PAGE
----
Note to Educators: Today’s Writing Wednesday exercise is designed to use in support of CCSS Language Standard #5: Demonstrate understanding of figurative language, word relationships and nuances in word meanings; Reading/Literature Standard #1: Use illustrations and details in a story to describe its characters, setting, or events. SILLY SPACE MONSTER JOKES AND RIDDLES is one of the digital exclusive, recorded eBooks available in the StarWalk Kids digital collection. Click here for more information about signing up for a free, 60-day trial for your school.

Posted by: Liz Nealon

(8) Comments  •   Labels: New Books, Writing Wednesday, eBooks, Jokes, Jokes, Space Monsters, Science Fiction   •  Permalink (link to this article)

September 19, 2012

Good Morning, and welcome to Writing Wednesday!

 

  Today we’re going to work with an excerpt from a book called AMAZON DIARY.

This is a fictional story about a 12-year-old boy named Alex Winter who is flying down to the Amazon jungle to visit his parents, who are anthropologists working there. When the small plane in which Alex is traveling crashes, he ends up living among an Amazon tribe, and keeping a diary about his experience.

This book is designed in a very unusual way. First, it uses handwriting (supposedly Alex’s handwriting in his diary) instead of printed text. It also incorporates drawings, doodles, and actual photographs of the Yonomami people. We’d like you to read this excerpt from Amazon Diary and as you read, think about ways in which how the story looks affects how you understand and enjoy what you are reading.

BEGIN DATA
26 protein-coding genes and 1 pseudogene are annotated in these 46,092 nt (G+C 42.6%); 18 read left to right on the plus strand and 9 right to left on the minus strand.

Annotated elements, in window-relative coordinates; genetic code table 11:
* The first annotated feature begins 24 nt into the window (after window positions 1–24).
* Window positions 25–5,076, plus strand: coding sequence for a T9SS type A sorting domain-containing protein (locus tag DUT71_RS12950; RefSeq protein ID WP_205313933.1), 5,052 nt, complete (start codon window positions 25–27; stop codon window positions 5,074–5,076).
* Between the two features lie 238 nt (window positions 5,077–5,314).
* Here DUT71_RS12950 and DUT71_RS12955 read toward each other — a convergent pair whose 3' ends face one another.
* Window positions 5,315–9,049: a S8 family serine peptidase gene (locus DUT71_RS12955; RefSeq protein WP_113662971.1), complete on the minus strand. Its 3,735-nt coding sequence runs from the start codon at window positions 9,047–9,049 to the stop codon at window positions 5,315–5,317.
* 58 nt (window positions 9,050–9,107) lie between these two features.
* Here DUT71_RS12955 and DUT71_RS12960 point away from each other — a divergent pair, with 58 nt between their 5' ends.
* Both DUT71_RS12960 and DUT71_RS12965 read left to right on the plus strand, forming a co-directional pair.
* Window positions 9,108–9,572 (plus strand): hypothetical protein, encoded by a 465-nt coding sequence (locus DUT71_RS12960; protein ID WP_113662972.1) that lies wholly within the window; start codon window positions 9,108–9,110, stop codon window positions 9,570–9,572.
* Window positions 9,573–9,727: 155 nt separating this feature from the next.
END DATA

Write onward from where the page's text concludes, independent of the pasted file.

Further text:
From AMAZON DIARY, by Hudson Talbott and Mark Greenberg

 

 

 

 

 

 

 

 

 

 

 

 

 

 

 

 

 

 

 

 

 

 

 

 

 

 

 

 

 

 

 

 

 

 

 

 

 

Your Assignment: Think about how the illustrations and pictures contribute to the story. How is this different than other books you have read? Then, write a reflection about how using diverse (different kinds of) media affects a piece of writing.

When you are finished, click on the yellow "Comments" below to post your writing. Enjoy today’s visit to the Amazon!


Note to Educators: Today’s Writing Wednesday exercise is designed to use in support of CCSS Reading/Literature Anchor Standard #7: Analyze how visual and multimedia elements contribute to the meaning, tone, or beauty of a text (e.g., graphic novel, multimedia presentation of fiction, folktale, myth, poem). Amazon Diary is one of the newly recorded and reformatted eBooks available in the StarWalk Kids digital collection. Click here for more information about signing up for a free, 60-day trial for your school.